BJP conspiring to block welfare schemes through freebies case: DMK

Drawing a distinction between freebies and welfare schemes, an editorial titled “Not freebies, but public welfare” published in the Monday’s edition of the DMK party organ ‘Murasoli’, said the political conspiracy of the BJP to stall several public welfare schemes by securing a favourable verdict in the important freebies case is hidden in the issue.
Representative image
Representative image

CHENNAI: The ruling DMK has accused the BJP-led Union government of trying to block public welfare schemes by securing a favourable verdict in the freebies case.

Drawing a distinction between freebies and welfare schemes, an editorial titled “Not freebies, but public welfare” published in the Monday’s edition of the DMK party organ ‘Murasoli’, said the political conspiracy of the BJP to stall several public welfare schemes by securing a favourable verdict in the important freebies case is hidden in the issue.

“BJP did not file a case questioning the tax concessions offered to the corporate sector? BJP did not file a petition challenging the multi-crore loan waiver offered by banks? Instead, a BJP functionary has filed a case against the support offered to the poor and marginalised and made it into a major issue in the country,” the Murasoli editorial read.

Recalling a recent public speech of Chief Minister M K Stalin who differentiated between freebies and welfare schemes, the DMK party mouthpiece referred to the impleading petition filed by the party in the freebies case pending before the Supreme Court and said, “Tamil Nadu does not have hunger deaths because rice is provided for free in the state. Social participation of women has increased owing to free bus travel for them. It’s (free bus travel) will be known in a few years.”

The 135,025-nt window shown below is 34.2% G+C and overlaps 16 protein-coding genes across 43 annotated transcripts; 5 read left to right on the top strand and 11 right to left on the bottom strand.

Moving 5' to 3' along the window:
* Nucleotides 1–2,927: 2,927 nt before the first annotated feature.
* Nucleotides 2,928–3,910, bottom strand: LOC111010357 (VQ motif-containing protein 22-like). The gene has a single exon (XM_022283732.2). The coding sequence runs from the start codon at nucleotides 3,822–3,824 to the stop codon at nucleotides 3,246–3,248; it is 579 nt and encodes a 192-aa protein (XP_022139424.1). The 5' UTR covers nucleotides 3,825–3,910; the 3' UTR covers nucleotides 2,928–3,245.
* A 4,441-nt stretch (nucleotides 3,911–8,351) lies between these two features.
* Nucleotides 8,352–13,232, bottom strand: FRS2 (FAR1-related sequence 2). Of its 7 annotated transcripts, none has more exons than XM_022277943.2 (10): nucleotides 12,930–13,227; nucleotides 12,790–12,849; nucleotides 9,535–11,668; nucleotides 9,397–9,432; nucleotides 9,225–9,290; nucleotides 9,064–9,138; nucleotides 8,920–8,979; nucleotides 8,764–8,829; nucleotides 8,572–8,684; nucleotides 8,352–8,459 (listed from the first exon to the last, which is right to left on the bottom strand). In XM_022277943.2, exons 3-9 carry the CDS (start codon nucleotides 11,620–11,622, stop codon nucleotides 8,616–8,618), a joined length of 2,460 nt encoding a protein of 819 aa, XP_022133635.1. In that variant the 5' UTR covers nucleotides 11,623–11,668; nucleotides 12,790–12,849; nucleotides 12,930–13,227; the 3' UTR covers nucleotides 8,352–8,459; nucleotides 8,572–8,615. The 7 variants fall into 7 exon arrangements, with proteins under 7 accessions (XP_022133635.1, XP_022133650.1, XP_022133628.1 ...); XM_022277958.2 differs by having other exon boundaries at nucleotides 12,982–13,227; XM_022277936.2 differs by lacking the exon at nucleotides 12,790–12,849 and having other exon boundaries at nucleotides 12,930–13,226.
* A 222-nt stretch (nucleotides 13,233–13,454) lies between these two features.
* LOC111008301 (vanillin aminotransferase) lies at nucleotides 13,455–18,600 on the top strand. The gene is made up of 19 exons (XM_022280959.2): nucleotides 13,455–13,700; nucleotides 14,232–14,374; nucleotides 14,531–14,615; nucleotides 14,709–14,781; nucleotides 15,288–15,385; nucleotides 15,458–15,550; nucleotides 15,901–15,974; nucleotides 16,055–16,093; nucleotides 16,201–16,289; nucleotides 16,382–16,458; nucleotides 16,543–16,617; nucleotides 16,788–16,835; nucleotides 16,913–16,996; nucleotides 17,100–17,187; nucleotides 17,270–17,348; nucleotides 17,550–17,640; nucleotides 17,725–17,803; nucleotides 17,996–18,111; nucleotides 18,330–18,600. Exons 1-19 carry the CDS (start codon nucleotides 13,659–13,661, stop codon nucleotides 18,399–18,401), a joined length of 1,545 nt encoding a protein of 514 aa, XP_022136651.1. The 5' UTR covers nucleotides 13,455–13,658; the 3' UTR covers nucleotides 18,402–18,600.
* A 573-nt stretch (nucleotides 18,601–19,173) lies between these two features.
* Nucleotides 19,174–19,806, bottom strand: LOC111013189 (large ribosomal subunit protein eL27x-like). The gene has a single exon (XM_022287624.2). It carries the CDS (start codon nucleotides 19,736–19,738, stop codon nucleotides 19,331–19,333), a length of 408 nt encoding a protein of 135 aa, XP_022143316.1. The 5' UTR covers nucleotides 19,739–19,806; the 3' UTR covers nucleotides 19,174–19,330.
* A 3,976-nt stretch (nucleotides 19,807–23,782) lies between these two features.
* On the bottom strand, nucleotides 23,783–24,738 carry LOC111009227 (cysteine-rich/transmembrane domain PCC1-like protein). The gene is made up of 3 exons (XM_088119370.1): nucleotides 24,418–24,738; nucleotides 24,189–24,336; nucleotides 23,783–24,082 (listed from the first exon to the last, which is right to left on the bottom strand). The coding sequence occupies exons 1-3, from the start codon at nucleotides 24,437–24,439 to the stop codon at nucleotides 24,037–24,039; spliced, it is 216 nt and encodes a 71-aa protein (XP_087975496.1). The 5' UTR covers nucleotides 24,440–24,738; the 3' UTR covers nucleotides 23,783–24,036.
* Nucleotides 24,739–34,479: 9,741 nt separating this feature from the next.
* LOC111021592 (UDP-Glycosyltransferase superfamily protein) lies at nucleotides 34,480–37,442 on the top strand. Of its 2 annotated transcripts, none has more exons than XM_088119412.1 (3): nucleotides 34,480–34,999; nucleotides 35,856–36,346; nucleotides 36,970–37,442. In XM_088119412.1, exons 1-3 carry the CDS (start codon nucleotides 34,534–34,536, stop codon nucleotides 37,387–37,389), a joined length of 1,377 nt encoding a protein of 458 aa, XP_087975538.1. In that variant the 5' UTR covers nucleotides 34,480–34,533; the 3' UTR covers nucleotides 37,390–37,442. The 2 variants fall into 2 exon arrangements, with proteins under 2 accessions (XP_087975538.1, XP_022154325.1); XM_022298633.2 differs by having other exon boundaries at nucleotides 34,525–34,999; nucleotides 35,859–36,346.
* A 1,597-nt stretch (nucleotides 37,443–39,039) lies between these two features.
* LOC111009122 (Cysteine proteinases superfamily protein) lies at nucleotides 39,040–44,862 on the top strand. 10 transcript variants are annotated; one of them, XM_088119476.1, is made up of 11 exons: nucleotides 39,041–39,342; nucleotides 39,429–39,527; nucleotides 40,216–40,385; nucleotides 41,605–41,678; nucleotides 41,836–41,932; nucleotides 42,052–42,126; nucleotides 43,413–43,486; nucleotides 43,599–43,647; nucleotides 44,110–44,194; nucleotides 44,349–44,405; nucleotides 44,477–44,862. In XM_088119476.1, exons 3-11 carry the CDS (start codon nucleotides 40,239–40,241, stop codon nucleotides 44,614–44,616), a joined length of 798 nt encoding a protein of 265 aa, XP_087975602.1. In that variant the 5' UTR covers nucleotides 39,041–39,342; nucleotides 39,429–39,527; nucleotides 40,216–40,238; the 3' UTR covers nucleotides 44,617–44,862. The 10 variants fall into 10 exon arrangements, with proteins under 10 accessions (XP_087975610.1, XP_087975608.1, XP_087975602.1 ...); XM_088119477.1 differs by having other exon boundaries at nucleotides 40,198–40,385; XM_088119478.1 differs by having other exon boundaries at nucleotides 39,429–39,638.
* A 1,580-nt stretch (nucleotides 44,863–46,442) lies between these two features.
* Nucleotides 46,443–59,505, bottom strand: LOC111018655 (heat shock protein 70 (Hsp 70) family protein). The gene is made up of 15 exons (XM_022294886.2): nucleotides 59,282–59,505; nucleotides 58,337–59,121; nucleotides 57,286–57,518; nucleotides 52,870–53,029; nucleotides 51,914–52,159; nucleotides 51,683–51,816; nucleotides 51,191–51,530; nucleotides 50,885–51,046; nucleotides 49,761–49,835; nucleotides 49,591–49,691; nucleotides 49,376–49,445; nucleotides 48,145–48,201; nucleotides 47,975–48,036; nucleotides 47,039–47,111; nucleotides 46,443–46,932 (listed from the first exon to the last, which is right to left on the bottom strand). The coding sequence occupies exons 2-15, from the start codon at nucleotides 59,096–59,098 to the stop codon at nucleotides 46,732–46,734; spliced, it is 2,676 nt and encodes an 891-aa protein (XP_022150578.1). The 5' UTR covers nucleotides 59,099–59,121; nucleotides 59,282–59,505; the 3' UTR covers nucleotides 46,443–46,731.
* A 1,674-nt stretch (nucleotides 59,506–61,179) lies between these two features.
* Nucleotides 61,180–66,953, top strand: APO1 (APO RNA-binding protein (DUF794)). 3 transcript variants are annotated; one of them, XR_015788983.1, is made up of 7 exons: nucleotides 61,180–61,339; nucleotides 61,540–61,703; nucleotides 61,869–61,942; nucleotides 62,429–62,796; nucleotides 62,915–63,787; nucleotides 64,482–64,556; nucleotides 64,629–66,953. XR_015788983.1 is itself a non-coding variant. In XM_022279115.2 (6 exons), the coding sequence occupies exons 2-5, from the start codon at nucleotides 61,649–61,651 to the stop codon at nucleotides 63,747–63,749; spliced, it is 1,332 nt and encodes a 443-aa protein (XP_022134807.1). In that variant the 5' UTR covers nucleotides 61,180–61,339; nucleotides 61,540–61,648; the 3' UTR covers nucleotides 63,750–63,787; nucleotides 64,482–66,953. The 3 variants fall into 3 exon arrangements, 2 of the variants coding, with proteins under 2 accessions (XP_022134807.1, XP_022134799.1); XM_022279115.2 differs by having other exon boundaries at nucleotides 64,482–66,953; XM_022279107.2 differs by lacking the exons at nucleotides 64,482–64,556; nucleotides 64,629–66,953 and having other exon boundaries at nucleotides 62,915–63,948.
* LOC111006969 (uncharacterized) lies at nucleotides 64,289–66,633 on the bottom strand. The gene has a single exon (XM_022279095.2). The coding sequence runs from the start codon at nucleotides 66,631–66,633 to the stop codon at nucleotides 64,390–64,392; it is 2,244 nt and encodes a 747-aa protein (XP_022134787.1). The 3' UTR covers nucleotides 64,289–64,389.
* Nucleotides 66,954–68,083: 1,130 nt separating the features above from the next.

Quoting the petition filed by DMK organising secretary R S Bharathi in the freebies case in the apex court, the DMK said, “The Union government provides several tax concessions to foreign companies. Loans of influential corporate honchos are waived. All these things should be factored in. No scheme can be banned by calling it a freebie. The court should decide based on the benefits a scheme has on the lowest strata of the society.”

Borrowing the words of its deceased president M Karunanidhi who once famously said that a cement road was laid for a temple car procession in Tiruvarur. “The temple car runs for only four or five days. The road is used by the people in the remaining 300 and odd days. That way, every scheme is designed by keeping the people in mind,” concluded the editorial in the inimitable style of Karunanidhi.

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